Making this connection may not be easy for many of us. This is no accident. We are socialized in countless ways out of our indigenous wisdom and the felt connection with ourselves, our surroundings and our fellow beings that informs it. We are conditioned instead to accept received ideas, often and especially in ways that run counter to that felt sense. For example, consider that in the United States, generations of mothers whose every instinct told them to pick up their crying infants were advised by authoritative doctors that “crying is good for a developing baby’s lungs” or that newborns wailing in terror at what they can only assume is abandonment will “teach the baby to self-soothe,” despite the fact that separation from caregivers has proven universally fatal for helpless young mammals since the age of the dinosaurs. Or consider young children who are told to sit still for seven hours a day when every cell in their bodies is telling them to move around a lot and explore the outdoors to develop their growing, sensing bodies in accord with the last million years of human evolution. By following such social programs – and perhaps worse, emulating the models of other people who have preceded us as initiates in these dark arts – eventually we lose connection with our own feeling bodies, and after that happens, it’s but a short step toward running a bulldozer of sullen self-righteousness through ancient burial grounds, or committing any number of crimes against the earth and its inhabitants.

How do we know if we are moving in the direction of our indigenous wisdom? Here’s a handy chart below. If we’re moving in the direction of our indigenous wisdom, we’re probably going to be moving toward the column on the right. The dominant cultural mindset is outlined on the left.

Experience mediated by text, screens, tech            Immediate experience
Symbolizing                                                            Feeling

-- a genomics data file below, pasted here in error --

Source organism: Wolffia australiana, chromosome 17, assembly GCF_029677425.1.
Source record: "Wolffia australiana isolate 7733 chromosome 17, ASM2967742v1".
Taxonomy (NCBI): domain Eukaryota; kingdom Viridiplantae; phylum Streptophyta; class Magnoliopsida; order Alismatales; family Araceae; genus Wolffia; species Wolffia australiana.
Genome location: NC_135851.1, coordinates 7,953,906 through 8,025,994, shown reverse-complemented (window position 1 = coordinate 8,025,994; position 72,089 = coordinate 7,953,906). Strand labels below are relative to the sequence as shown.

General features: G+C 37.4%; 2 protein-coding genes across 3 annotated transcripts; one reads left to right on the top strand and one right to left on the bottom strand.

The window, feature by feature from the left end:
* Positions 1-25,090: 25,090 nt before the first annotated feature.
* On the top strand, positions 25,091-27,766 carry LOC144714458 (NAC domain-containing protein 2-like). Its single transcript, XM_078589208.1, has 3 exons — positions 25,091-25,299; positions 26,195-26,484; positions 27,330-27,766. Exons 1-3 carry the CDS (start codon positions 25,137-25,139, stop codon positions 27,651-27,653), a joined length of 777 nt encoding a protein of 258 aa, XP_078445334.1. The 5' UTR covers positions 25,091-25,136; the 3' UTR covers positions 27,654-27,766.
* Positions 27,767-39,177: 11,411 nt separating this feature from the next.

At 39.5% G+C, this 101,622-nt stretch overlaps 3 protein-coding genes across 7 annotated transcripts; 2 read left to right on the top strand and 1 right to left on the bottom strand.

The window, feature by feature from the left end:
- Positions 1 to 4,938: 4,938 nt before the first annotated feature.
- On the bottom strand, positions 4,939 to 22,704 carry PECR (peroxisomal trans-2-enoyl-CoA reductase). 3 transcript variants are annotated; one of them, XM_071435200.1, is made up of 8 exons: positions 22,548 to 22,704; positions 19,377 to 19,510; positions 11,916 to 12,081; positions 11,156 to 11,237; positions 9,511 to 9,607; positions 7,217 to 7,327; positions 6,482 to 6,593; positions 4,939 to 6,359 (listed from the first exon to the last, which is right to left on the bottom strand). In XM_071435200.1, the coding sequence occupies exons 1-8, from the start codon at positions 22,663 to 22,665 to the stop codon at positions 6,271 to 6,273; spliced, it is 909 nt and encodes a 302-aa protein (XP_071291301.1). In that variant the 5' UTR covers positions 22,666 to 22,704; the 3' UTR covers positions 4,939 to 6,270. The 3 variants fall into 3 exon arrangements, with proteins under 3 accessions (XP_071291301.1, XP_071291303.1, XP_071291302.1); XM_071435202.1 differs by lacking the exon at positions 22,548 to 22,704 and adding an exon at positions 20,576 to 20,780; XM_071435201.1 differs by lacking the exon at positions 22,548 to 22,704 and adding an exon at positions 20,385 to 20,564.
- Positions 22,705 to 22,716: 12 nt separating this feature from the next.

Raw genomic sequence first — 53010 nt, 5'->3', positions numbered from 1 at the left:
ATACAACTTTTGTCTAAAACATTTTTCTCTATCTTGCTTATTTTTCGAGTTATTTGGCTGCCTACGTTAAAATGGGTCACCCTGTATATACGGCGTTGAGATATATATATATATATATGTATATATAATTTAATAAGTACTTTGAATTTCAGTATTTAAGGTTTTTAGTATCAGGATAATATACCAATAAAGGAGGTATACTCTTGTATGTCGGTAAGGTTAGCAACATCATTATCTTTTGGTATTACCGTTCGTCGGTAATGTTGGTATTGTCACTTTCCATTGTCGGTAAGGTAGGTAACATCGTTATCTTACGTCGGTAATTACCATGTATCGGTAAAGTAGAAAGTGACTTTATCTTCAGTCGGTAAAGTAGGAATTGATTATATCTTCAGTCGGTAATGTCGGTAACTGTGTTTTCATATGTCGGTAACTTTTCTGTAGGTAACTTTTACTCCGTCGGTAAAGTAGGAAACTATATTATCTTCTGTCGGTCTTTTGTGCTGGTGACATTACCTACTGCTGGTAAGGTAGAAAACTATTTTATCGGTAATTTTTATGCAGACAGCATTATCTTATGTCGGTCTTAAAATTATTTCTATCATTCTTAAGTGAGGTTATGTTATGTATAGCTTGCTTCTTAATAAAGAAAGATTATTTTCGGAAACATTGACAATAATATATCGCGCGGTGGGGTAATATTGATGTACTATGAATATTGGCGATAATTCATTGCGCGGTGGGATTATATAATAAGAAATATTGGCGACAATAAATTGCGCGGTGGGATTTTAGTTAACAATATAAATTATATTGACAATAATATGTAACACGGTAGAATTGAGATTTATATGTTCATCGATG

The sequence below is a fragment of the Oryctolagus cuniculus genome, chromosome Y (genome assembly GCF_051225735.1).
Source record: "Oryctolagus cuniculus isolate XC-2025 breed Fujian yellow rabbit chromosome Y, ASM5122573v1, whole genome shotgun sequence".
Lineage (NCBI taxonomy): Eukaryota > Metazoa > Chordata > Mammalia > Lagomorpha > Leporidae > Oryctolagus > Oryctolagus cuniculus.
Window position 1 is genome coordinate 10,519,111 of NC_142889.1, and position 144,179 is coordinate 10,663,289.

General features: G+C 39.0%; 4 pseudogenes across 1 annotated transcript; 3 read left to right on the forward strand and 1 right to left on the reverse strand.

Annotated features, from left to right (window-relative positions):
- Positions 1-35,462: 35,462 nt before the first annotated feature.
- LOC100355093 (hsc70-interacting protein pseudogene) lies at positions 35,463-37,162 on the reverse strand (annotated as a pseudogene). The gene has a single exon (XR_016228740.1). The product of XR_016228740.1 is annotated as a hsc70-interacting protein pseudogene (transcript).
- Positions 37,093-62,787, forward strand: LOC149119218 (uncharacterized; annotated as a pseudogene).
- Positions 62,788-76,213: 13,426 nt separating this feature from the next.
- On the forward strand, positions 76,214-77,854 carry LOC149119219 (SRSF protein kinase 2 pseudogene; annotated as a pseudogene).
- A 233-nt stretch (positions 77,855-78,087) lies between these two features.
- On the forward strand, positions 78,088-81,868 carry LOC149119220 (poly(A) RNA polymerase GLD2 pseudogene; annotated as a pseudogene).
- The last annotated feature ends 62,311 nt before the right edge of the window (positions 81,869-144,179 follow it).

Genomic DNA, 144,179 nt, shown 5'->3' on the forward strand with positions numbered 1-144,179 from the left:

Abstract thoughts                                                    Perception as conversation
Programming                                                           Spontaneous response
Objectifying                                                             Connecting
Machines, engineered systems & processes            Organic systems
Logical, calculating, detached                                 Holistic reasoning
Unrooted, metastasizing                                          Connected to place
Head-centered experience                                       Whole body experience
Clock-driven                                                            Biological/planetary rhythms
So here’s a question: Looking at these two columns, which kind of consciousness fills your working days? From what I can see, for most people, our education and employment tend to move us toward the column on the left. Perhaps it’s no surprise, then, that many of us would seek to find balance in recreational activities that move us toward the column on the right. This is fairly hopeful. It’s a good sign when people still know somehow that walking along the beach can be a helpful antidote to 50 weeks spent under fluorescent lights staring at a computer screen in an office cubicle. This is what I mean by indigenous wisdom, and given the forces arrayed against it, it has proven remarkably resilient.

However, there are some caveats in this, and we are in no position for hasty self-congratulations. We’ve been colonized, you see, by a kind of alien intelligence, and it doesn’t give up easily. We might go to the beach, but the alien intelligence will nudge us into thinking we have to consume more than sunshine and salt breezes to get our money’s worth of “fun” while we’re there. We might gingerly feel our ways toward some semblance of embodied consciousness in a yoga studio, but if we’re like most Americans, as we get down on all fours for the first time in ages we very likely will wonder if our hips are too big, if we look sexy in spandex or if we have all our needed equipment. The first thoughts amount to self-objectification; the second reflects the commercial colonization of yogic practice.